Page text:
Do I return home when I regain my attention to the present?
Contribution by Isabel Hernández Negrín, Las Palmas, Canary Islands, Spain.
On reading this question the first thing that comes to mind is that we spend a long time chasing after something that is going to happen. A sensation of haste or strain and it is not necessary for them to be things that are essential or particularly important.
It seems that we simply become used to doing everything quickly.
Every moment just seems to be a small step towards something that is further away, that I must do, that I must finish or reach. We tend to be buzzing on the outside, but also on the inside. The mind goes into overdrive, anticipating any obstacles and calculating the unforeseen and so forth every day.
It is not unusual that, after months of this racing around, we exclaim “I need a holiday!” And, then, often I hear lots of people say that during the holidays they did not stop and they ended up exhausted and could do with another little break.
We yearn for what we call home. That place that welcomes us, where there is no haste, where you snuggle up and read something quietly or watch a film you like or cook something delicious for the pleasure of doing it, without thinking of anything else.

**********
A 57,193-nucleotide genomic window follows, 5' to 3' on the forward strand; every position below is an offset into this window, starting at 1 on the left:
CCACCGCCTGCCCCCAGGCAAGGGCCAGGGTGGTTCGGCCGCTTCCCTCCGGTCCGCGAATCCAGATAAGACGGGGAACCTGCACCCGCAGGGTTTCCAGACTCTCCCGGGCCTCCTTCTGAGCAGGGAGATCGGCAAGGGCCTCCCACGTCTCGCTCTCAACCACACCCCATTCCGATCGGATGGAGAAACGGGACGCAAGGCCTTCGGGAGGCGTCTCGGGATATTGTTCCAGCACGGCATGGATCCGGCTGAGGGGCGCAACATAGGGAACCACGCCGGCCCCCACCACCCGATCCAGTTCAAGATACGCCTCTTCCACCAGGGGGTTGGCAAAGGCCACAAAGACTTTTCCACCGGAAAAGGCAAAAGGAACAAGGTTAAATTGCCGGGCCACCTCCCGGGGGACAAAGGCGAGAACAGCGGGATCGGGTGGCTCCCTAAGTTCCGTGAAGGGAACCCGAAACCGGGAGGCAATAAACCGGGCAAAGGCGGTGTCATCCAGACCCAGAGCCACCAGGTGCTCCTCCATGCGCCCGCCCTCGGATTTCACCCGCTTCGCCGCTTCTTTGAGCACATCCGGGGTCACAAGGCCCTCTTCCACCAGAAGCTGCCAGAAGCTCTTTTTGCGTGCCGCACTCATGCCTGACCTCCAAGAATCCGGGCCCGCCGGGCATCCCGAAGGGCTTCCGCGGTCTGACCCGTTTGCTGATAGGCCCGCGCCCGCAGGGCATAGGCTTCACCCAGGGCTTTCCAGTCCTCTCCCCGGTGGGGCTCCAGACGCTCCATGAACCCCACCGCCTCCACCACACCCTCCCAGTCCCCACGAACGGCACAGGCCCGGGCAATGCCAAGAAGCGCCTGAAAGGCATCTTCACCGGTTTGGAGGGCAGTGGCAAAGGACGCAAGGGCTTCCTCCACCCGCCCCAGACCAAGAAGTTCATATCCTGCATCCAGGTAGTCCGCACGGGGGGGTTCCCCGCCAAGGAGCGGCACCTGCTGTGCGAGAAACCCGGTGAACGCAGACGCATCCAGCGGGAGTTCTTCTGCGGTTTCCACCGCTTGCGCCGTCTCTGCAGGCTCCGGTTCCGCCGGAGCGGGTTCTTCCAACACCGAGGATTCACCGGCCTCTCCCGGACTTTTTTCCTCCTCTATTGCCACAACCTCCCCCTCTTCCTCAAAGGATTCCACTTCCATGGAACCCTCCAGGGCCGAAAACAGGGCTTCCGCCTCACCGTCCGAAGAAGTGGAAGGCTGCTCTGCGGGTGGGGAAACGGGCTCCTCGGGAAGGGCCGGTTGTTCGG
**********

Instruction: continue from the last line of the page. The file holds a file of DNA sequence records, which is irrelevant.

It seems that we have to beat some kind of world record. It has probably happened to you or you know someone to whom it has happened.
But, what is it that happens to make us so exhausted?
I believe that it might be said that we are hardly ever present in what we are doing. We cook with our minds on what we are going to do next; we walk along thinking of our next meeting; we speak to someone without really listening to what they say. We are not completely present in the place we are. Our bodies are in the present moment, but our minds are elsewhere. That makes us feel split in two, or with one foot in the future and one in the past. That is exhausting.
If you want a holiday in your daily life, try to be present where you are. If you are eating, savour what you eat; if you are talking, listen without haste and without interrupting; if you are walking sense your body and your feet. If you are in the shower, feel the water on your body. Pay attention to what you are doing and if a wandering thought sneaks in at that moment, let it pass without becoming hooked in and do not feed it.
If you do this every time you remember, you will be able to have a sensation of yourself, of tranquillity. The more you do it the better you will feel. You will perceive that you are at home, that it is nothing more than being where you are at the present moment.
I can only invite you to do it because the work is up to you. Do it like a game and you will start to “come back home”, to that sensation of not being in two places at the same time.